Under Daisy's wing

Under Daisy's wing

Under Daisy's wing

Alas, there was not a duck in sight!  They had flown away for the winter. Disappointed, I turned to leave, when suddenly my thoughts were interrupted by a loud quack and from behind a bush emerged a young, brown duck. Reaching into my pocket, I threw her some bread I was carrying.

While she pecked at the scattered crumbs, I noticed that she was nursing a damaged wing. I guessed that was why the others had left her behind. I felt sorry for her but noticed that she had no problem swimming as she dived into the pond with a loud splash.

Soon the sun began to set, tingeing the sky with a pinkish glow. I started on my way back home. Turning back, to have one last look at the duck, I found her following me. She waddled after me all the way home. Deciding that she would be safer with us than at the pond, where she’d probably fall prey to some wild animals, we adopted her and named her Daisy.

Daisy began following me around on my daily rounds of the farm.  She’d waddle behind me and quack loudly when I gave instructions to the farm hands as if to say, “Do whatever she says!”

It was very amusing to see her put her head in the water with her bottom sticking out as she searched for food beneath the surface of the pond. I learnt that this is called dabbling.  At night, she’d sleep with one eye open and warn us of any approaching danger. She was as good as any watch dog.

One day, a friend came to see us with some orphaned bunnies. She knew my family loved animals and would take them in. The little rabbits were very weak and we wondered if they’d make it through the night. We put them in a small cage lined with an old blanket to keep them warm. Daisy planted herself beside the cage, watching over them.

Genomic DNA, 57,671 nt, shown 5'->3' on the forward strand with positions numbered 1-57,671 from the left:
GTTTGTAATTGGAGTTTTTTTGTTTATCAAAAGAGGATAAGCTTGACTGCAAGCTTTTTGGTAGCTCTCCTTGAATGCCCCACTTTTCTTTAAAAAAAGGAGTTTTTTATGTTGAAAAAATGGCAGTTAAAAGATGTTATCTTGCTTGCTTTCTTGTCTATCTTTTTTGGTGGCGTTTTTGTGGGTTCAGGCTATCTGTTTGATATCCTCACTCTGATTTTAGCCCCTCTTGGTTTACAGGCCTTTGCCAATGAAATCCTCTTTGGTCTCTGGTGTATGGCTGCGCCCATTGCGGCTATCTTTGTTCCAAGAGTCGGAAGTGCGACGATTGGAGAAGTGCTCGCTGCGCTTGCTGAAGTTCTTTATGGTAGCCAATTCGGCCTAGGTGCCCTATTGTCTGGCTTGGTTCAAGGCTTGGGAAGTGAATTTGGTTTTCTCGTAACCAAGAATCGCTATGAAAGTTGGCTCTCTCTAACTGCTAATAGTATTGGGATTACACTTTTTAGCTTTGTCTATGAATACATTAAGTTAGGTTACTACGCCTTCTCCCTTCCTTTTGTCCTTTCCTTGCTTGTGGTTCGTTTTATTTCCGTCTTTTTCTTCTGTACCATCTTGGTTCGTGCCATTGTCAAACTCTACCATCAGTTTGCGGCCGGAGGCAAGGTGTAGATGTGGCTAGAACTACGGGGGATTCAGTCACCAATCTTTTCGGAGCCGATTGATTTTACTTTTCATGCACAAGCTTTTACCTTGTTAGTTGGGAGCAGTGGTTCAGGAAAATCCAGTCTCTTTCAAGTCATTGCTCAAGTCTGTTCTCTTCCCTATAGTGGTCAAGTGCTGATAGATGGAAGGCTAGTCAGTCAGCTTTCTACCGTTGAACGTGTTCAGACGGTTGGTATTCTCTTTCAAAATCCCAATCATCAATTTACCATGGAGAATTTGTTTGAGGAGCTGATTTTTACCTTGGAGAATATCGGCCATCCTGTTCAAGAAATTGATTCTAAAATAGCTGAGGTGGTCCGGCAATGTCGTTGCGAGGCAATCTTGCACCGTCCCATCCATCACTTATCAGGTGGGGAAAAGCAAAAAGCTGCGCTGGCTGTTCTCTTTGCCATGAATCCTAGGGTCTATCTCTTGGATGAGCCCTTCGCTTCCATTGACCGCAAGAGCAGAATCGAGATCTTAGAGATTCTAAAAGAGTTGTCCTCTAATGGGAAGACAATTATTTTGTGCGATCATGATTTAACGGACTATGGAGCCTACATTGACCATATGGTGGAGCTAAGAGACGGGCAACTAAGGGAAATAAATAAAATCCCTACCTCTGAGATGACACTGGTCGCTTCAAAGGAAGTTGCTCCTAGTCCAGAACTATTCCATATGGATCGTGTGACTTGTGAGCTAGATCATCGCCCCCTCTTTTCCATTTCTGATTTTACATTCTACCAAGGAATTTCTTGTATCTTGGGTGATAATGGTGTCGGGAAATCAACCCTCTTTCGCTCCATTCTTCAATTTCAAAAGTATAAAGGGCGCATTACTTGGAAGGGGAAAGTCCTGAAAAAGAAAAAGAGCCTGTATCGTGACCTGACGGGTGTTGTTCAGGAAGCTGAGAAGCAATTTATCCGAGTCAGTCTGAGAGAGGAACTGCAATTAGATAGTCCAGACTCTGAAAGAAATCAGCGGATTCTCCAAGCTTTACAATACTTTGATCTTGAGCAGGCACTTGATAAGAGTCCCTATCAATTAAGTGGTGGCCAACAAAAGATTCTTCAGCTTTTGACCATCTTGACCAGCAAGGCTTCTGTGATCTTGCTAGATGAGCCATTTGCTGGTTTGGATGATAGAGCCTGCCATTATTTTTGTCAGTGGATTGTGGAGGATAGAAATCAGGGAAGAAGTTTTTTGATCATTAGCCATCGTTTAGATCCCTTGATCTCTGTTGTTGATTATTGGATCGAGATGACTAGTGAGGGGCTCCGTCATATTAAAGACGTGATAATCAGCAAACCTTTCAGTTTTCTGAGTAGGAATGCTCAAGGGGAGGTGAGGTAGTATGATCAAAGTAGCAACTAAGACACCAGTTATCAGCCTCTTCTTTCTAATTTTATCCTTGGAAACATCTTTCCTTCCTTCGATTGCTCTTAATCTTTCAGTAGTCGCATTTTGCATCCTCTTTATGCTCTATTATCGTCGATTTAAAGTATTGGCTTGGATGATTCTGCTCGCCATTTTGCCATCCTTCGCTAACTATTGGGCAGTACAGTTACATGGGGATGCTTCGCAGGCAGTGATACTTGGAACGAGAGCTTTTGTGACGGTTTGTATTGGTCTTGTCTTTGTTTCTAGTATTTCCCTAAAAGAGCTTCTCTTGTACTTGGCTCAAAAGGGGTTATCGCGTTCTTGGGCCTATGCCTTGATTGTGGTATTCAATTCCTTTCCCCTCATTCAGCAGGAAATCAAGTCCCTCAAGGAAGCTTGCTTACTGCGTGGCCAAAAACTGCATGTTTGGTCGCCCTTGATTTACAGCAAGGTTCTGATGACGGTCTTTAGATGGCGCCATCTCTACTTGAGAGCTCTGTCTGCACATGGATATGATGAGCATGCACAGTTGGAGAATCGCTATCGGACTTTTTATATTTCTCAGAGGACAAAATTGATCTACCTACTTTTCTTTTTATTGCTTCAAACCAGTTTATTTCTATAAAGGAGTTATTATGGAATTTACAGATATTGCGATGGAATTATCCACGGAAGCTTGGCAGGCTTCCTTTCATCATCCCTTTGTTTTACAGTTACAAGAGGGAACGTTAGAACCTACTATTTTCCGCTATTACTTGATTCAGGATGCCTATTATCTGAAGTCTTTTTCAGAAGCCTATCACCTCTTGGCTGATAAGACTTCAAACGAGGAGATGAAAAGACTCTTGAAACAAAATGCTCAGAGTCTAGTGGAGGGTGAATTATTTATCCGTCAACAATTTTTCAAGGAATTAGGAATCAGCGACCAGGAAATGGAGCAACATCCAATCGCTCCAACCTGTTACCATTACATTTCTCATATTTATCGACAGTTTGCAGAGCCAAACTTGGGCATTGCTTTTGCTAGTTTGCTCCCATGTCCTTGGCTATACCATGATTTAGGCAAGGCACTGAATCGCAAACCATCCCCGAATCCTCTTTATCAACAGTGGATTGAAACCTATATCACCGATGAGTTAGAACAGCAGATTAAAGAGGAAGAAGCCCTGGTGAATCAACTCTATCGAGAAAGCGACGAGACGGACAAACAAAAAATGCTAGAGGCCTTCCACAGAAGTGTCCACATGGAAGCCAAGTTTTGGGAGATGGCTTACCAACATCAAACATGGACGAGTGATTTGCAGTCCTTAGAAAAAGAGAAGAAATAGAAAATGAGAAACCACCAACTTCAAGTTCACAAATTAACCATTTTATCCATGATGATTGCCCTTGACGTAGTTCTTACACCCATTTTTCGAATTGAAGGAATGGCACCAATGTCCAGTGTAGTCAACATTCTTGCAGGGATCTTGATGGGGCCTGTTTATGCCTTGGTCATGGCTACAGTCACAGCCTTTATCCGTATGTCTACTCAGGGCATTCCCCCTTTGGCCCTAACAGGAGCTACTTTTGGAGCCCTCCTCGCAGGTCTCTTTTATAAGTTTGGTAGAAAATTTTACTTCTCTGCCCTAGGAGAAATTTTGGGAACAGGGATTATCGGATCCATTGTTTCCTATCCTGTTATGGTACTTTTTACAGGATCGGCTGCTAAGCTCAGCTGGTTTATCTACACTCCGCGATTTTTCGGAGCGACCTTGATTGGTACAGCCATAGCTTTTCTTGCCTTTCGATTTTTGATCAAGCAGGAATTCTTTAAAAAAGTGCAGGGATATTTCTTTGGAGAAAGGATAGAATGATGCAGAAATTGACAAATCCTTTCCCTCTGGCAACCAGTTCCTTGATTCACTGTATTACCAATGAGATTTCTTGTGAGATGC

When I went to check on them next morning, the cage was empty. The bunnies had disappeared. Could they have squeezed out of the cage and be around somewhere, we wondered?  As I began my search for the missing bunnies, Daisy got up to follow me as usual and there from underneath her, emerged the two baby rabbits. They had preferred to snuggle up against Daisy’s soft, feathery warmth, rather than the blanket. She in turn had tucked them under her good wing and kept them warm.

From then on, Daisy literally took them under her wing.She became the bunnies surrogate mum. When she preened her feathers with her beak to keep herself clean, she preened the rabbits’ fur as well. It was quite funny to see her waddling after me with the bunnies hopping after her – together we made quite a motley parade!

Soon the rabbits grew up and had babies of their own but it was not unusual to find them snuggling upto Daisy, without whose loving care I wonder if they’d have survived.

Down the line, we realised Daisy needed a companion. As luck would have it, the same friend who had brought us the bunnies, came by one day with a bottle-green headed Mallard, who had hurt his leg. We took in the handsome drake willingly and named him Donald. 

When we introduced him to Daisy, it was love at first sight. Daisy fussed about him, making much of him and he basked in the affection she showered on him. In time, his leg mended although he walked with a slight limp.

I soon found our normally friendly Daisy keeping to herself. She had built herself a nest of dry reeds and leaves near our lotus pond, where she sat all day, incubating the eggs she had laid.

One fine day, I woke up at the crack of dawn, to an alarm of non-stop quacking.  When I emerged on the verandah, I was greeted by Daisy, the proud mama, with her brood of 10 ducklings in tow. I was so happy that our caring Daisy finally had a family of her own to care for.